For Christmas vacation, my family and I traveled to West Virginia. Though we have been to the Mountain State hundreds of times to see family and reconnect with my home we decided to take a different route. We took a route that was less familiar, but offered more places to stop (which is an advantage when traveling with a 4-year old).
We didn’t know the route as well as our normal road, but we were confident we knew where we were going. We had family members who had talked about the route and its advantages. We stayed on major highways and interstates. If all that failed us, we had our trusty guide of an in-car navigational system on our phone to keep us going in the right direction.
All of that made taking a different route a simple trip back home to visit family.
What if none of that was available?
Would we still be willing to take a new route to get to the destination? What if we didn’t have family members who had traveled the road before? Would we still take the new road? What if there were no major interstates or highways to make the drive simpler? Would we still take the new road? What if we didn’t have an in-car navigational system?
Would we still take the new road?
My guess is, if you are like me, you would be less willing to try out a new road and direction. You would be more apt to stick with the road often traveled and more familiar.
Does that sound like the church to you?
This is the scenario where we find ourselves as a church. We know where we are wanting to go – to be a church that seeks to make disciples of Jesus Christ – but we’re not always confident about how to get there. We see obstacles on the journey – a more secular society, an aging population, and trust issues within institutions – and it leads us to be concerned. When we are concerned, or even nervous, about how to make disciples of Jesus Christ, we’ll continue to do the same things we’ve always done in the church even if what we are doing is no longer working.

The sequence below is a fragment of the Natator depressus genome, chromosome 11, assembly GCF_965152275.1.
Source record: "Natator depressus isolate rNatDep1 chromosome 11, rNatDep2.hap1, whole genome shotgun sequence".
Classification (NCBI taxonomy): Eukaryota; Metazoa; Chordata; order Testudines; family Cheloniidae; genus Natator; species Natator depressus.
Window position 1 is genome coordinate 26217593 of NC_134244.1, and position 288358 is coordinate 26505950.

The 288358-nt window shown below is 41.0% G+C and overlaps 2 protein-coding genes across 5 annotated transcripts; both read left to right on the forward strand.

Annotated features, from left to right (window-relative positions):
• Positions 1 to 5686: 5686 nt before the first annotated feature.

Nothing that we face today is unknown to Christianity. We’ve seen these obstacles before. The church has faced divisions and secularization before and even worse, yet because it is new to us we allow ourselves to be crippled by the challenges instead of seizing the opportunities before us.
I believe there are more opportunities available to us to make disciples, to share the love of Christ, and to express hope than what we often claim. I believe there are people who need to know that God loves them. I believe there are people who need to experience that the people of God love them too. This the work God calls us to be about, but doing this work may require us to create new ministries and ways of relating to people. It may require us to do things we’ve never done before.
Are you willing to try something new to reach new people for Christ?
I can promise you I don’t know exactly how we will get to where we are going in our work of making disciples. I am confident, though, if we trust that God is guiding us, that together we can do more than we ever imagine, and if we are willing to learn along the way, we will get to where God wants us to go.
Are you willing to join me in thinking about how we can make disciples of Jesus Christ?